Three costly storm sewer options unveiled Task force suggests tripling fees or taxes

November 14, 1996|By Katherine Marks | Katherine Marks,CONTRIBUTING WRITER

Howard County residents may have to pay almost three times as much in taxes or fees for storm water management under proposals unveiled at a public hearing Tuesday night at Centennial High School in Ellicott City.

A task force appointed by County Executive Charles I. Ecker last summer came up with three options to pay for upgrading and maintaining the county's aging storm sewer system -- and all call for more money.

Howard County residents were asked to give feedback on the proposals.

There will be three more public hearings on the proposals, including one at 7: 30 p.m. today at the Western Howard County Senior Center on Route 97 in Cooksville.

The task force will make its recommendation to Ecker by December, but the executive said earlier this week that he will not support a plan that will increase taxes or fees.

None of the task force members spoke at the meeting. Their recommendations were presented to the public by Steven Sharar, project engineer for Howard County, and Andy Daneker, chief of the county's Bureau of Highways.

They urged residents to consider two options that would dedicate money specifically for storm sewer maintenance.

Those options call for a flat fee for all county residents, or a variable-rate tax based on property value. Money to maintain the county's storm sewers now comes from the general fund.

The third option would have maintenance and upgrades to the storm sewer system continue to come from the general fund, but it doesn't guarantee an amount to be set aside for the sewers.

About 1.2 cents of the county's $2.59 tax rate on every $100 of assessed property value is now spent on storm sewer maintenance, Daneker said. The task force recommends that 3.2 cents of the tax rate be devoted to storm sewers.

Dividing the county's $1.8 million budget by the current rate and number of taxpayers, the task force estimates that the average taxpayer spends $13 a year on storm sewer maintenance, Daneker said.

If the county were to change the funding of such maintenance from taxes to a flat rate, the task force estimated, each taxpayer would pay $36 a year.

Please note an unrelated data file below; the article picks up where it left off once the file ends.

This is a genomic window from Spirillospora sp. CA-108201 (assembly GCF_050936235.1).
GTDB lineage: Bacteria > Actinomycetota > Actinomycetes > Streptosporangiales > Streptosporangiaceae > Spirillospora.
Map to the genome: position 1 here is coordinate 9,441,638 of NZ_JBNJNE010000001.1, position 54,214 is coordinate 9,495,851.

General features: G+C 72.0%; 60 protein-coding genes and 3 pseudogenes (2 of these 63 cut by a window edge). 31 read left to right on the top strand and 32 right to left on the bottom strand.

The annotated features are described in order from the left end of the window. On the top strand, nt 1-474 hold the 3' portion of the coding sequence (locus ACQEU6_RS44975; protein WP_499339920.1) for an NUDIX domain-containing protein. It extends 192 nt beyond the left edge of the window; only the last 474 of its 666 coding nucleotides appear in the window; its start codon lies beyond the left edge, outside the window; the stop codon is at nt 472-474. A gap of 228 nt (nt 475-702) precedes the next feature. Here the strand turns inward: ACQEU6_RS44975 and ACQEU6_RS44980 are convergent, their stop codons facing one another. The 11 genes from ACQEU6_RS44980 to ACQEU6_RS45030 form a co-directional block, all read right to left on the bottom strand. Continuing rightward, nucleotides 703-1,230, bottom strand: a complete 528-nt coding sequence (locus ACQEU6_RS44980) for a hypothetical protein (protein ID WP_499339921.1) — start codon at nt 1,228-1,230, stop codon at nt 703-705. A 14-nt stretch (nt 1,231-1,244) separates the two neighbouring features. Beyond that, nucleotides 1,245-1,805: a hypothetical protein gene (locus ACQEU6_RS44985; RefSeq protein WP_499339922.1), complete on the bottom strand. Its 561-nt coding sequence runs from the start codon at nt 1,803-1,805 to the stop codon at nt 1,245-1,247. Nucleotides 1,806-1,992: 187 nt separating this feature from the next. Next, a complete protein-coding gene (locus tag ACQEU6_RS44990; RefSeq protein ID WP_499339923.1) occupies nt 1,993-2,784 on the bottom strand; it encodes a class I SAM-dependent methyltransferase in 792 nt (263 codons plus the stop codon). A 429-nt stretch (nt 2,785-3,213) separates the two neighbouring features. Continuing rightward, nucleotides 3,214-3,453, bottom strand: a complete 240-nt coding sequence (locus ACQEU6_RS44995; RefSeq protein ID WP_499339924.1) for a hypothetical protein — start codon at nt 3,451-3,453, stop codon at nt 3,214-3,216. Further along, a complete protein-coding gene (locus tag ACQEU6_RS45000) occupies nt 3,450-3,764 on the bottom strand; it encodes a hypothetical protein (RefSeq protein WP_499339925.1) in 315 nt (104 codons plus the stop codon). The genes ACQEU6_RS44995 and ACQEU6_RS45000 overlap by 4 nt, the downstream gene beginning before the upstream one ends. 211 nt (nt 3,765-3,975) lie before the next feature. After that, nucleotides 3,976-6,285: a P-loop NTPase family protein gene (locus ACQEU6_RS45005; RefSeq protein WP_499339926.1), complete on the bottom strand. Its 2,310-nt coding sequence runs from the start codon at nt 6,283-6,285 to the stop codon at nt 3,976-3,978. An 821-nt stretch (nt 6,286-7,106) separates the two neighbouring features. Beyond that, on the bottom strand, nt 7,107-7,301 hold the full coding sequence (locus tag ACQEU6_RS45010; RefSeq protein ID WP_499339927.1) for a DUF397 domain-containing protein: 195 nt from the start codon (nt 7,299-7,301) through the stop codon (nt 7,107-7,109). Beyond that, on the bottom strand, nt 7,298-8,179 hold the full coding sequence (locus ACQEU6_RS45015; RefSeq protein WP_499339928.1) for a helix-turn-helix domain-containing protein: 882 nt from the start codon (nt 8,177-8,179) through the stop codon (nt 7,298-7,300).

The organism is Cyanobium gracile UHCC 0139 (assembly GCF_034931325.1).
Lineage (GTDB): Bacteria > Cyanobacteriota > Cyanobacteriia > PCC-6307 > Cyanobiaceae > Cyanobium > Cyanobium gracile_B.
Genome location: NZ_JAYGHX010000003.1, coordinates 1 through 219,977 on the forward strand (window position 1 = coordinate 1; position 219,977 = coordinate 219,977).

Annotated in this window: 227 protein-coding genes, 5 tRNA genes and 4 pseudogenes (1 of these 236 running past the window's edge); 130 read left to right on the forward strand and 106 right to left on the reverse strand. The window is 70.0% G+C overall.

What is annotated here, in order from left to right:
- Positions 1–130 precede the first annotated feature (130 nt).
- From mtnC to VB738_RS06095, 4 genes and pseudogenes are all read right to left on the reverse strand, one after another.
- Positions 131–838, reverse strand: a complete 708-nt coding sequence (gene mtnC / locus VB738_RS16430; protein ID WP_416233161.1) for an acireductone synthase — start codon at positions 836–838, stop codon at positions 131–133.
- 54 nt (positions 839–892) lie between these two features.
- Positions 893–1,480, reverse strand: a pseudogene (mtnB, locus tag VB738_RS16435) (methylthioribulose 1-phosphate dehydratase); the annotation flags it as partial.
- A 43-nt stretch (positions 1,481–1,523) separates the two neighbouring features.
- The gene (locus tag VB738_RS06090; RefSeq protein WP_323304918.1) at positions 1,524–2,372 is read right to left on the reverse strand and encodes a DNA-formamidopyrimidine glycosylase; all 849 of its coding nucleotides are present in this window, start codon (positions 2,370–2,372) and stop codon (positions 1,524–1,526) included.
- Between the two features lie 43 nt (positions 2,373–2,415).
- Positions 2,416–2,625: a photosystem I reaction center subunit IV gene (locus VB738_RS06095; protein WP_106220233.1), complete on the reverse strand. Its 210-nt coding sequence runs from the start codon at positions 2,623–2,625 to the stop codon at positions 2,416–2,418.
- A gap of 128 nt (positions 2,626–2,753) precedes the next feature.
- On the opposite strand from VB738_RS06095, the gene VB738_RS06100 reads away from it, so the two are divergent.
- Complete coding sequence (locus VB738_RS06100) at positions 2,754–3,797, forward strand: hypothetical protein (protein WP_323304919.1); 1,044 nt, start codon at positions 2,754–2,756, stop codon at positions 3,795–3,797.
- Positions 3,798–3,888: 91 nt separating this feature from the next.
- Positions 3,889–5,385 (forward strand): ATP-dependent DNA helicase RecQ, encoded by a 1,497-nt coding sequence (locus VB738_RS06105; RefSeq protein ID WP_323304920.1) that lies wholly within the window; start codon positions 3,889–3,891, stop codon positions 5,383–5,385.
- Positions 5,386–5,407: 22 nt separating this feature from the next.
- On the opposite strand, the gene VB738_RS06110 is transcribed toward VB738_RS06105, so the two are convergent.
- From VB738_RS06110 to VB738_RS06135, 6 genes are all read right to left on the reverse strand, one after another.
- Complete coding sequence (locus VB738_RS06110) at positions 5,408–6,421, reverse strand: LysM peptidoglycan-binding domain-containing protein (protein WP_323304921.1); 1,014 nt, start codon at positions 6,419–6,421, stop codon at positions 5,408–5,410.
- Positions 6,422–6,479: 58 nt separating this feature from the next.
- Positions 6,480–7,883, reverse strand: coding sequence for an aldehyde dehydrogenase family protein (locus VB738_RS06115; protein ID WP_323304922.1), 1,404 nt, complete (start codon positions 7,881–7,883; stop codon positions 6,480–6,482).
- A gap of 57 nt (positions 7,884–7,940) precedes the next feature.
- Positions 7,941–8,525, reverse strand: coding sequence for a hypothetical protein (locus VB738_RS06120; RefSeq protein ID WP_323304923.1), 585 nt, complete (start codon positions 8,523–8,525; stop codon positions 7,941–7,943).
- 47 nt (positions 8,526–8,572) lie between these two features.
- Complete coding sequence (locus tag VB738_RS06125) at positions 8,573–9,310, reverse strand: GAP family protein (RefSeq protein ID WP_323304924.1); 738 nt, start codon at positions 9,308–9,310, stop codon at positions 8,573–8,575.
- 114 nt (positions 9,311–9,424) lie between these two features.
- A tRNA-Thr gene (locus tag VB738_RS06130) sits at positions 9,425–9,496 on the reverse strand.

Daneker said that the county needs the additional funding because it is maintaining only 30 percent of its storm sewers properly.

Federal regulations passed in 1990 under the Clean Water Act require local governments to allot money specifically for modern storm water management. The Bureau of Highways must improve the county's storm water management before the Maryland Department of the Environment will renew the county's permit, which is up for review in four years.

Property owners at the meeting were split over which proposal to support.

"It seems to me ridiculous that I'm having to pay for all of this and the developers are reaping the benefits," Ron Perkins of Ellicott City said. He said the fairest way to handle funding would be through a dedicated fund.

Sharar said many of the problems with the county's storm sewer system come not from new development but from such older areas as Allview, Elkridge, Ellicott City and North Laurel. Newer developments use sand filters and drainage ponds that reduce the amount of fertilizer that reaches creeks and streams.

Some residents said they thought the money spent on storm water management should continue to come from the general fund, with the amount determined through the budgetary process.

"There's something that bothers me about playing games with it. What's wrong with the competitive process?" asked Lou Floyd of Ellicott City. He said he doesn't want to see a flat fee. "Our total costs would go up. It's still money out of our pockets."

A few property owners said they were reluctant to pay another fee after the trash fee that was recently levied by the county. "How many other fees are we going to end up with?" one resident asked.

After tonight's hearing in Cooksville, there will be meetings at 7: 30 p.m. Monday at the Elkridge library on Montgomery Road and at 7: 30 p.m. Wednesday at the East Columbia library on Cradlerock Way.

Pub Date: 11/14/96

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